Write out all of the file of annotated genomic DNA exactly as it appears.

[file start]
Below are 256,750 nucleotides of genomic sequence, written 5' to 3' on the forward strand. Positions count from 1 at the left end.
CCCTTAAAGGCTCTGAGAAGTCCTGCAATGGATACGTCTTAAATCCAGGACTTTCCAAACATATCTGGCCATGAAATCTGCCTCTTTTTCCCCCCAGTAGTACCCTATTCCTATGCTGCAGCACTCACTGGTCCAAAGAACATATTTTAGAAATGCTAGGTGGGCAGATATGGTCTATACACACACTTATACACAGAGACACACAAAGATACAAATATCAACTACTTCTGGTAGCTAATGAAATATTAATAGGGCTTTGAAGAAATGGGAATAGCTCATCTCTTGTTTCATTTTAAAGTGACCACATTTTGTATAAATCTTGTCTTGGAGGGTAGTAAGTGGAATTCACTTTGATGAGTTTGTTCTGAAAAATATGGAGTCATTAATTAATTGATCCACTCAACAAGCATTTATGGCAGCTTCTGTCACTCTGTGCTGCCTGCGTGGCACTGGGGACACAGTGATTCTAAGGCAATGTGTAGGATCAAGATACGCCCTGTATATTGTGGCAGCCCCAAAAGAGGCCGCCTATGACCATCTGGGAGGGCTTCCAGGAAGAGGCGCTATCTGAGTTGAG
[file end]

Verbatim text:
Below are 256,750 nucleotides of genomic sequence, written 5' to 3' on the forward strand. Positions count from 1 at the left end.
CCCTTAAAGGCTCTGAGAAGTCCTGCAATGGATACGTCTTAAATCCAGGACTTTCCAAACATATCTGGCCATGAAATCTGCCTCTTTTTCCCCCCAGTAGTACCCTATTCCTATGCTGCAGCACTCACTGGTCCAAAGAACATATTTTAGAAATGCTAGGTGGGCAGATATGGTCTATACACACACTTATACACAGAGACACACAAAGATACAAATATCAACTACTTCTGGTAGCTAATGAAATATTAATAGGGCTTTGAAGAAATGGGAATAGCTCATCTCTTGTTTCATTTTAAAGTGACCACATTTTGTATAAATCTTGTCTTGGAGGGTAGTAAGTGGAATTCACTTTGATGAGTTTGTTCTGAAAAATATGGAGTCATTAATTAATTGATCCACTCAACAAGCATTTATGGCAGCTTCTGTCACTCTGTGCTGCCTGCGTGGCACTGGGGACACAGTGATTCTAAGGCAATGTGTAGGATCAAGATACGCCCTGTATATTGTGGCAGCCCCAAAAGAGGCCGCCTATGACCATCTGGGAGGGCTTCCAGGAAGAGGCGCTATCTGAGTTGAG